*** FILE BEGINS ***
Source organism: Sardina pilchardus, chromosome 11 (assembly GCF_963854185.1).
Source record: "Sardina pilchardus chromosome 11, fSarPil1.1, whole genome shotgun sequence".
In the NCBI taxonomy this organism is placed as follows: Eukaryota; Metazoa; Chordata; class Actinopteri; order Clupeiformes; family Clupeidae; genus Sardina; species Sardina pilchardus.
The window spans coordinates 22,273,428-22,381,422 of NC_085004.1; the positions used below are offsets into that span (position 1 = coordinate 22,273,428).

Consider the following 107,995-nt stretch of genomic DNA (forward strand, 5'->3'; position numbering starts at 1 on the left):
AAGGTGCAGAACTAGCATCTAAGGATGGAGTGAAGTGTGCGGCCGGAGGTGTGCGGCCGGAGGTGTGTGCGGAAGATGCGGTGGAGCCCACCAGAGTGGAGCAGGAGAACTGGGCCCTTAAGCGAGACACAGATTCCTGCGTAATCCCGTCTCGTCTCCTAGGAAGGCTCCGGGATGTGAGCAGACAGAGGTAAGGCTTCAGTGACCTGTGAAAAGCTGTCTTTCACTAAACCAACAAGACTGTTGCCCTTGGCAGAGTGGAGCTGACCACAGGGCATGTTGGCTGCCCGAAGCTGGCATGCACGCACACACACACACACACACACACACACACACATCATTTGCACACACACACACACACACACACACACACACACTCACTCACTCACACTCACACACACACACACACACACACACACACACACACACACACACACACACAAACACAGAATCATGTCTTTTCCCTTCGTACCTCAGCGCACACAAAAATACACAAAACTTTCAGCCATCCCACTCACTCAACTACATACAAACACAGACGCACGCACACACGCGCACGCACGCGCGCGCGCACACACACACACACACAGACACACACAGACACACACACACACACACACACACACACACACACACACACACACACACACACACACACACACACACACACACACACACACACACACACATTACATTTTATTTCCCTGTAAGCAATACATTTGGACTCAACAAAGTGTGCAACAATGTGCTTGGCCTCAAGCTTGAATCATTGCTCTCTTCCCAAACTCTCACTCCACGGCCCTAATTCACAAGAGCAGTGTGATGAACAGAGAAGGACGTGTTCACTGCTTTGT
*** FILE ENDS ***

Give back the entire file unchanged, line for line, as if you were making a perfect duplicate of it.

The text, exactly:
Source organism: Sardina pilchardus, chromosome 11 (assembly GCF_963854185.1).
Source record: "Sardina pilchardus chromosome 11, fSarPil1.1, whole genome shotgun sequence".
In the NCBI taxonomy this organism is placed as follows: Eukaryota; Metazoa; Chordata; class Actinopteri; order Clupeiformes; family Clupeidae; genus Sardina; species Sardina pilchardus.
The window spans coordinates 22,273,428-22,381,422 of NC_085004.1; the positions used below are offsets into that span (position 1 = coordinate 22,273,428).

Consider the following 107,995-nt stretch of genomic DNA (forward strand, 5'->3'; position numbering starts at 1 on the left):
AAGGTGCAGAACTAGCATCTAAGGATGGAGTGAAGTGTGCGGCCGGAGGTGTGCGGCCGGAGGTGTGTGCGGAAGATGCGGTGGAGCCCACCAGAGTGGAGCAGGAGAACTGGGCCCTTAAGCGAGACACAGATTCCTGCGTAATCCCGTCTCGTCTCCTAGGAAGGCTCCGGGATGTGAGCAGACAGAGGTAAGGCTTCAGTGACCTGTGAAAAGCTGTCTTTCACTAAACCAACAAGACTGTTGCCCTTGGCAGAGTGGAGCTGACCACAGGGCATGTTGGCTGCCCGAAGCTGGCATGCACGCACACACACACACACACACACACACACACACATCATTTGCACACACACACACACACACACACACACACACACTCACTCACTCACACTCACACACACACACACACACACACACACACACACACACACACACACACACAAACACAGAATCATGTCTTTTCCCTTCGTACCTCAGCGCACACAAAAATACACAAAACTTTCAGCCATCCCACTCACTCAACTACATACAAACACAGACGCACGCACACACGCGCACGCACGCGCGCGCGCACACACACACACACACAGACACACACAGACACACACACACACACACACACACACACACACACACACACACACACACACACACACACACACACACACACACACACACACACACACACATTACATTTTATTTCCCTGTAAGCAATACATTTGGACTCAACAAAGTGTGCAACAATGTGCTTGGCCTCAAGCTTGAATCATTGCTCTCTTCCCAAACTCTCACTCCACGGCCCTAATTCACAAGAGCAGTGTGATGAACAGAGAAGGACGTGTTCACTGCTTTGT